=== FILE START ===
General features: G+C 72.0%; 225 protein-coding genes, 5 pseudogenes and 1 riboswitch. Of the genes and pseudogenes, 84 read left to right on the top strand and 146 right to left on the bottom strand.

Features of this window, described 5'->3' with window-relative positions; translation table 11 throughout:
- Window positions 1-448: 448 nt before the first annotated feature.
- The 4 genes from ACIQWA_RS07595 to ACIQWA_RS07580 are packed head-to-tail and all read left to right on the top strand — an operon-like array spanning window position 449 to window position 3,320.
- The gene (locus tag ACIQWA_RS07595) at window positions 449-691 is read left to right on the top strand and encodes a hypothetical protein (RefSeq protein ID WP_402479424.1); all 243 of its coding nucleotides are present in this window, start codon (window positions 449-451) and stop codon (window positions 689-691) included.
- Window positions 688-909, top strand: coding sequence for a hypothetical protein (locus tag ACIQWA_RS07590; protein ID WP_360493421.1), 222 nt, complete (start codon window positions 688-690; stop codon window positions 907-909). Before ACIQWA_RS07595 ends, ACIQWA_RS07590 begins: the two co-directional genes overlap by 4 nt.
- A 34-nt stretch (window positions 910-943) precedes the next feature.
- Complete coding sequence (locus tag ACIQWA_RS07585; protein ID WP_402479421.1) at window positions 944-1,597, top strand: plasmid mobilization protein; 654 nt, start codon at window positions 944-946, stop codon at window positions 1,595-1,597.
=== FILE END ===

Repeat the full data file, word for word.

General features: G+C 72.0%; 225 protein-coding genes, 5 pseudogenes and 1 riboswitch. Of the genes and pseudogenes, 84 read left to right on the top strand and 146 right to left on the bottom strand.

Features of this window, described 5'->3' with window-relative positions; translation table 11 throughout:
- Window positions 1-448: 448 nt before the first annotated feature.
- The 4 genes from ACIQWA_RS07595 to ACIQWA_RS07580 are packed head-to-tail and all read left to right on the top strand — an operon-like array spanning window position 449 to window position 3,320.
- The gene (locus tag ACIQWA_RS07595) at window positions 449-691 is read left to right on the top strand and encodes a hypothetical protein (RefSeq protein ID WP_402479424.1); all 243 of its coding nucleotides are present in this window, start codon (window positions 449-451) and stop codon (window positions 689-691) included.
- Window positions 688-909, top strand: coding sequence for a hypothetical protein (locus tag ACIQWA_RS07590; protein ID WP_360493421.1), 222 nt, complete (start codon window positions 688-690; stop codon window positions 907-909). Before ACIQWA_RS07595 ends, ACIQWA_RS07590 begins: the two co-directional genes overlap by 4 nt.
- A 34-nt stretch (window positions 910-943) precedes the next feature.
- Complete coding sequence (locus tag ACIQWA_RS07585; protein ID WP_402479421.1) at window positions 944-1,597, top strand: plasmid mobilization protein; 654 nt, start codon at window positions 944-946, stop codon at window positions 1,595-1,597.